Editor's note: Li Xiguang, executive dean of Tsinghua University School of Journalism and Communication, and Liu Kang, director of the Program in Chinese Media and Communication at Duke University, shared their views on the Dalai Lama's "New Year messages" with some reporters. The following are some excerpts.
Q: The Dalai Lama's "New Year messages" were released separately in Tibetan, English and Chinese. Professor Li, what, if any, subtle differences have you noted between the three versions?
Li: My biggest impression after reading them is that the Dalai Lama is a master of language. The Dalai Lama knows who he is talking to. He knows deeply that many people in the West sympathize with, or support, "Tibetan independence".
That's why in the Tibetan version, as well as in its English translation, the Dalai Lama talked out "Tibet against the Chinese authorities", a binary oppositional paradigm that clearly implies Tibet is an independent country.
And since the "Tibet independence" push has no audience in Tibetan regions and the rest of the Chinese mainland, and that many people and cadres of Tibetan ethnicity and other nationalities feel an aversion to inner-Party corruption, the Dalai Lama, in his Chinese version of the "New Year messages", talked about "the Tibetan people against the Communist Party of China's Tibet policies", a binary oppositional paradigm that equates with opposition to the CPC and the quest for "Tibet independence".
The Dalai Lama has long communicated his core messages through such paradigms as "Tibet against China", "Tibet against Chinese power" and "the Tibetan people against Chinese suppression". This has had a certain effect in the global society.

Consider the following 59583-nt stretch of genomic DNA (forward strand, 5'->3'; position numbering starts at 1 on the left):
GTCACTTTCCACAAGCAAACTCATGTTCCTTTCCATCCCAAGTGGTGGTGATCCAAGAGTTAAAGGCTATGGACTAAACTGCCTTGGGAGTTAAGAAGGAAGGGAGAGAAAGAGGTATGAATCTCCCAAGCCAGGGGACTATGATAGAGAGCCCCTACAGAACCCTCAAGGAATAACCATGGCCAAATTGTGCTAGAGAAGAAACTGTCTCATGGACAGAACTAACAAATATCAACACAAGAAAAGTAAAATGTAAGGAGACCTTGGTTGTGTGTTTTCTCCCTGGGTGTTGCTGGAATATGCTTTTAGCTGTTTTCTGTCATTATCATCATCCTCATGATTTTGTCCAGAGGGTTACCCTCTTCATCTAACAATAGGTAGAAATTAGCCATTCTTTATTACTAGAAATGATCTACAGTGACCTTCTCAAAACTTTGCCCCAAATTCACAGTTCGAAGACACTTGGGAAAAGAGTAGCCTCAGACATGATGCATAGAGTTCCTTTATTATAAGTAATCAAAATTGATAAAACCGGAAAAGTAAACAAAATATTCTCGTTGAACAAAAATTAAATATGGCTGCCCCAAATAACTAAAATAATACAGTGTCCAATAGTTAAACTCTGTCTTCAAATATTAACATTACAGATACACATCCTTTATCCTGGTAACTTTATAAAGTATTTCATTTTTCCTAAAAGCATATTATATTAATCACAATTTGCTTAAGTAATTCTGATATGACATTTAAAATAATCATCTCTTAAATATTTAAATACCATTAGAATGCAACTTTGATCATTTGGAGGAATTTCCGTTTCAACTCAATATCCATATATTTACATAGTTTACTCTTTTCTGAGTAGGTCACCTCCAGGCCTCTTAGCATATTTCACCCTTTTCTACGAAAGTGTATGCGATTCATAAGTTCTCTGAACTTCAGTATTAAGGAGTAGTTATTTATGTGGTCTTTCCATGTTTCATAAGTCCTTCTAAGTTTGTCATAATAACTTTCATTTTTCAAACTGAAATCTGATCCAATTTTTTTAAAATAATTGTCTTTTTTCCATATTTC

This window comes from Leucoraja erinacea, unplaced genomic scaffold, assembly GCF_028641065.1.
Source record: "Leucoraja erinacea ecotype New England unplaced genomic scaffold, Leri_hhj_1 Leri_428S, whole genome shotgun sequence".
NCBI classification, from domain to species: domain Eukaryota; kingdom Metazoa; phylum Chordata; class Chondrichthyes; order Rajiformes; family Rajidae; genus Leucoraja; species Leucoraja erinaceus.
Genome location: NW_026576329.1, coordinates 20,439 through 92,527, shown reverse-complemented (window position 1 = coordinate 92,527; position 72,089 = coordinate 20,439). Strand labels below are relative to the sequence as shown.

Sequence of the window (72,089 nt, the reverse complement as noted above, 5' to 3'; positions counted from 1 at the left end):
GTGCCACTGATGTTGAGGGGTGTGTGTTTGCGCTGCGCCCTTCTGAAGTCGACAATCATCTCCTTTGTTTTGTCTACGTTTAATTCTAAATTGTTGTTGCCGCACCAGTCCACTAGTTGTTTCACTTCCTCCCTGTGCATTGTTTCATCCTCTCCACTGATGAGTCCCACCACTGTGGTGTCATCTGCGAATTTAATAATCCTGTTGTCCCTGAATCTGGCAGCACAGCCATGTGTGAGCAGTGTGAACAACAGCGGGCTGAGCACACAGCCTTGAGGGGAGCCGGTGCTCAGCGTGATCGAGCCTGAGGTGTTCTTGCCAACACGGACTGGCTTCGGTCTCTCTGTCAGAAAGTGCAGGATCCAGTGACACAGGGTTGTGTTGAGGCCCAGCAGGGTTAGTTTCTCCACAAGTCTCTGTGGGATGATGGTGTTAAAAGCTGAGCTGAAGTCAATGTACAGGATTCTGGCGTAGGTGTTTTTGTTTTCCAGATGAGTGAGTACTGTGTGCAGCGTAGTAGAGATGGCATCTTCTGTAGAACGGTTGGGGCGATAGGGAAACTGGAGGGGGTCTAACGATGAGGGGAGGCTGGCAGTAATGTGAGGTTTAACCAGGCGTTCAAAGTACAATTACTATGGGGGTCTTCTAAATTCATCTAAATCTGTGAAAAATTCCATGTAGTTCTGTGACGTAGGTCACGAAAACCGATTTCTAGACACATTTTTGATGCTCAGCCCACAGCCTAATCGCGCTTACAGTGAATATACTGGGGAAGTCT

Q: Professor Liu, do you think the Dalai Lama has achieved his propaganda goal of "Tibet independence" through the use of the term "China" in his publicity campaigns?
Liu: The Dalai Lama is a master in political communication and global PR who knows well how to use communication and discourse to achieve his political ends. Most of his opinions published on Chinese websites and directed toward the Chinese public use such expressions as "the Han and Tibetan nationalities" and "the global society should help the Han and Tibetan nationalities establish mutual trust and communication".
After the Wenchuan earthquake and just as the Beijing Olympics was about the start, the global media began to play down the Dalai Lama's words and actions. That's when he started a round of PR campaigns, lobbying throughout the US and Europe.
In a public speech in California on July 16, 2008, the Dalai Lama said: "Now is a critical moment when the Han and Tibetan nationalities must establish friendship. In other words, where the Han and Tibetan nationalities reside, we shall establish a group to facilitate communication and enhance true understanding."
But on his English website and in the context of other Western languages, the Dalai Lama has repeatedly stressed opposition between China and Tibet, and is unambiguous in using Western discourse to express his own views - all within the binary paradigm of China against Tibet.
In effect, the Dalai Lama's viewpoints on Tibet have become such an important part of the Western media's Tibet discourse that his views are the de facto views of the Western media.
(China Daily March 2, 2009)